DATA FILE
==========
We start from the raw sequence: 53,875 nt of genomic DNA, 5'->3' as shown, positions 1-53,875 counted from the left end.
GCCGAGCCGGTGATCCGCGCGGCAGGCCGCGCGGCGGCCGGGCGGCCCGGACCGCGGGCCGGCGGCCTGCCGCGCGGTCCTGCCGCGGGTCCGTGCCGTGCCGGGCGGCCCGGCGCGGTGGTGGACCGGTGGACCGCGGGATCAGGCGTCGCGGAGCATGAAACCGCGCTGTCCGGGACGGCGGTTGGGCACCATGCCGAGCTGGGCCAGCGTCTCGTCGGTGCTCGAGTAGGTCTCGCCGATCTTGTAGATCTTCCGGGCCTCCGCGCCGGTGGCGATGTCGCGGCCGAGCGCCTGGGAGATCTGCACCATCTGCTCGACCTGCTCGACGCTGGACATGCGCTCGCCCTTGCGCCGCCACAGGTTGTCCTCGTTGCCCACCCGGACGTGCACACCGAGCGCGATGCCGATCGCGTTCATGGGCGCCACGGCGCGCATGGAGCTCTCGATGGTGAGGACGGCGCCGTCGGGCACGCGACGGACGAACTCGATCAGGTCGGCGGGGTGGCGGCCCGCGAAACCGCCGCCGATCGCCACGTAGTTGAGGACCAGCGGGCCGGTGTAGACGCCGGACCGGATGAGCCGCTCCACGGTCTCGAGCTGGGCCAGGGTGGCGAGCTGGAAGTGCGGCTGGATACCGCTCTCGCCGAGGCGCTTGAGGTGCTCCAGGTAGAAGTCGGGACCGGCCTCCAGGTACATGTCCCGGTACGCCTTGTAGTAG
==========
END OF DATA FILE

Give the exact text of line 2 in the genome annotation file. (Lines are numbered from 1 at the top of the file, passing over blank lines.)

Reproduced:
GCCGAGCCGGTGATCCGCGCGGCAGGCCGCGCGGCGGCCGGGCGGCCCGGACCGCGGGCCGGCGGCCTGCCGCGCGGTCCTGCCGCGGGTCCGTGCCGTGCCGGGCGGCCCGGCGCGGTGGTGGACCGGTGGACCGCGGGATCAGGCGTCGCGGAGCATGAAACCGCGCTGTCCGGGACGGCGGTTGGGCACCATGCCGAGCTGGGCCAGCGTCTCGTCGGTGCTCGAGTAGGTCTCGCCGATCTTGTAGATCTTCCGGGCCTCCGCGCCGGTGGCGATGTCGCGGCCGAGCGCCTGGGAGATCTGCACCATCTGCTCGACCTGCTCGACGCTGGACATGCGCTCGCCCTTGCGCCGCCACAGGTTGTCCTCGTTGCCCACCCGGACGTGCACACCGAGCGCGATGCCGATCGCGTTCATGGGCGCCACGGCGCGCATGGAGCTCTCGATGGTGAGGACGGCGCCGTCGGGCACGCGACGGACGAACTCGATCAGGTCGGCGGGGTGGCGGCCCGCGAAACCGCCGCCGATCGCCACGTAGTTGAGGACCAGCGGGCCGGTGTAGACGCCGGACCGGATGAGCCGCTCCACGGTCTCGAGCTGGGCCAGGGTGGCGAGCTGGAAGTGCGGCTGGATACCGCTCTCGCCGAGGCGCTTGAGGTGCTCCAGGTAGAAGTCGGGACCGGCCTCCAGGTACATGTCCCGGTACGCCTTGTAGTAG